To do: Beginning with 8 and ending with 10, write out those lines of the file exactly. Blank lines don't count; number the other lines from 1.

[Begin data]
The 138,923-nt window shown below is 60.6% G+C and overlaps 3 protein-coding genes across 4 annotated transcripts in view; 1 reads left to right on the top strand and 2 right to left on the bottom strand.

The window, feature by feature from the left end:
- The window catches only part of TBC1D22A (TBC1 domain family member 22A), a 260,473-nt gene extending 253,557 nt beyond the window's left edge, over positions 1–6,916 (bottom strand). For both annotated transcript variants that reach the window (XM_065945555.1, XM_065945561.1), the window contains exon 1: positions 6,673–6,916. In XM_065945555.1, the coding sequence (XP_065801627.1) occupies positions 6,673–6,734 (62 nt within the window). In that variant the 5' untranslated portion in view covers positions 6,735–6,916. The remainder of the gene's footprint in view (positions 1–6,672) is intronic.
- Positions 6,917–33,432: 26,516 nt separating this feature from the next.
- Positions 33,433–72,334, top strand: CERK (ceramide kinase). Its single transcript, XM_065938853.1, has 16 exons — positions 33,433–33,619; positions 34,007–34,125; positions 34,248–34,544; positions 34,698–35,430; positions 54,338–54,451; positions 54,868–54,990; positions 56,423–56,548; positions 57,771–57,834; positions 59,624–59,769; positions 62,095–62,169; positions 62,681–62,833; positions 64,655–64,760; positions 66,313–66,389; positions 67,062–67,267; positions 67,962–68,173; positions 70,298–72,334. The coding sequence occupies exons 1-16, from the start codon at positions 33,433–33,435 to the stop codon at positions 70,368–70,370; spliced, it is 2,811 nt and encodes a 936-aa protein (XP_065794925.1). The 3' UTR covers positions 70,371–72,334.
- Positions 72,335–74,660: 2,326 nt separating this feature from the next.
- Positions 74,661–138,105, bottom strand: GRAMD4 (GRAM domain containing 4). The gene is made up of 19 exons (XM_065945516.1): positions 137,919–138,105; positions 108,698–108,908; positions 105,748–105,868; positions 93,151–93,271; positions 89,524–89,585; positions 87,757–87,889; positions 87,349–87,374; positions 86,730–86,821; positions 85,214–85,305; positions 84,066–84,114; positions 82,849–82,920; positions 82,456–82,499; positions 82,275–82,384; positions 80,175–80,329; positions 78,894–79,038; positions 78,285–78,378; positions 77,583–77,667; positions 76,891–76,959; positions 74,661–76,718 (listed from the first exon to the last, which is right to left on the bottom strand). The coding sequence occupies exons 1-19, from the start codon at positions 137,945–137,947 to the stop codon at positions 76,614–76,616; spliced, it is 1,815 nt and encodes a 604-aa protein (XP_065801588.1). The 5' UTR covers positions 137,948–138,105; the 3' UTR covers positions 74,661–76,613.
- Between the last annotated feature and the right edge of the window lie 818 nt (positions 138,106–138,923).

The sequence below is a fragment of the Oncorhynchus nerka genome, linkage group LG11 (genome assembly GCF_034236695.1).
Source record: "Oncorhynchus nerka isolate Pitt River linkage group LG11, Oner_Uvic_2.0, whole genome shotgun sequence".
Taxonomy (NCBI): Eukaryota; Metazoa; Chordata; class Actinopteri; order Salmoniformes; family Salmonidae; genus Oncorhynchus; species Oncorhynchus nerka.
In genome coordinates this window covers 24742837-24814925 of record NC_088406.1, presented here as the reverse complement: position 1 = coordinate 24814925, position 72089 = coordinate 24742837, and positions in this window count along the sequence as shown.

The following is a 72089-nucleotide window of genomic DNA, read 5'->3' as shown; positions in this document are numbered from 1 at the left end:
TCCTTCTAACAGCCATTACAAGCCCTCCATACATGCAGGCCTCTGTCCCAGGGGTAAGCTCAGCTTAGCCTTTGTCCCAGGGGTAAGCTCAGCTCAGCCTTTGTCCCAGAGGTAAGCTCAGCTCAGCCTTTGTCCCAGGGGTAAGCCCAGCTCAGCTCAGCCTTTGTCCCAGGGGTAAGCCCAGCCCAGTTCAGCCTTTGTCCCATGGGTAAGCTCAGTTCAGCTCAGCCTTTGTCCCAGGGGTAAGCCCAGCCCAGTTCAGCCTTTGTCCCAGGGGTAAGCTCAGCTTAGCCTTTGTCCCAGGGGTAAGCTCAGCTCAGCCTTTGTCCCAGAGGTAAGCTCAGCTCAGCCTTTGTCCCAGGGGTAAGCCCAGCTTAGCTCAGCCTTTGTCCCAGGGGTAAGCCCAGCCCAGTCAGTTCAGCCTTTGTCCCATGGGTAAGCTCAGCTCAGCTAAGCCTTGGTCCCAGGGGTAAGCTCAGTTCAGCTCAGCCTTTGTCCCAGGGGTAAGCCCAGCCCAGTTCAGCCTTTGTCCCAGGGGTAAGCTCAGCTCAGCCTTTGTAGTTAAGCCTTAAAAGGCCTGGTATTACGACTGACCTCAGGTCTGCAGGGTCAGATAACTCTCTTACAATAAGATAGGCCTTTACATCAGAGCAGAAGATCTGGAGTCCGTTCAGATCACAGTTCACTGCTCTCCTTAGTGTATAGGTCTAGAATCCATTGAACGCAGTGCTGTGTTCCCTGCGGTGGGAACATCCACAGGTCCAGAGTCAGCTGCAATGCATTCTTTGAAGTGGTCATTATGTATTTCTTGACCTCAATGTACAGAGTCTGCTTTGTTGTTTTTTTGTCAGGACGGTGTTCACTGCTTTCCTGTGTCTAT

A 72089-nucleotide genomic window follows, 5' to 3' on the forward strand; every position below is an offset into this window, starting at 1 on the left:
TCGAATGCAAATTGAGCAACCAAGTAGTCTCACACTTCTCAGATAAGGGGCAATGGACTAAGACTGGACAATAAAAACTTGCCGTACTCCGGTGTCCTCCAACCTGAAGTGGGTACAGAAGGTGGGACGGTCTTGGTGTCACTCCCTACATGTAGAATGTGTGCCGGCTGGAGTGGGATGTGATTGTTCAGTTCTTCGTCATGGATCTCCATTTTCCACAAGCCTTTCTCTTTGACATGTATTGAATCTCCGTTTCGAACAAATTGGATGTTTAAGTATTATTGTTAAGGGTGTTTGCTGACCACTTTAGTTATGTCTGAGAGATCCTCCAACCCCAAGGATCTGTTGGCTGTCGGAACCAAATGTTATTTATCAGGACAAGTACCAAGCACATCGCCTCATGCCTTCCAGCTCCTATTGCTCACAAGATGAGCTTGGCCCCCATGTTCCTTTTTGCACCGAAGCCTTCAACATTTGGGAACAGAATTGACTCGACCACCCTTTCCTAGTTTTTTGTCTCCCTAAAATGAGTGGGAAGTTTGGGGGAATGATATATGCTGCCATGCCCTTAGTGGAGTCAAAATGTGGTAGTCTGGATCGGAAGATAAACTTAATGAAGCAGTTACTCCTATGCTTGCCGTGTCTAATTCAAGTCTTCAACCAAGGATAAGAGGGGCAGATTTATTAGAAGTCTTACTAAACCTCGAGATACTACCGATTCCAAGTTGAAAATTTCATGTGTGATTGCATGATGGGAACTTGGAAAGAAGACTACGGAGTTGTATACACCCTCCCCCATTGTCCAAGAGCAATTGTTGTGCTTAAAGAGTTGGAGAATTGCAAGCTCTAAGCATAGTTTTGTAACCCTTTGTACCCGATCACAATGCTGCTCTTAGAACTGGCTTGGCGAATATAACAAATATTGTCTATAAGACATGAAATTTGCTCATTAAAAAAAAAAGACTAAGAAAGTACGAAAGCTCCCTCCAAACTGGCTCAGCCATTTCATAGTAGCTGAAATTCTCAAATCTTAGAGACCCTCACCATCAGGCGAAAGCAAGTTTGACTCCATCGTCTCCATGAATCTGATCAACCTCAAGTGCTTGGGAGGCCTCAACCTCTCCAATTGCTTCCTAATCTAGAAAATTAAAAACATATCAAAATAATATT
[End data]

- Between the last annotated feature and the right edge of the window lie 818 nt (positions 138,106–138,923).

The sequence below is a fragment of the Oncorhynchus nerka genome, linkage group LG11 (genome assembly GCF_034236695.1).
Source record: "Oncorhynchus nerka isolate Pitt River linkage group LG11, Oner_Uvic_2.0, whole genome shotgun sequence".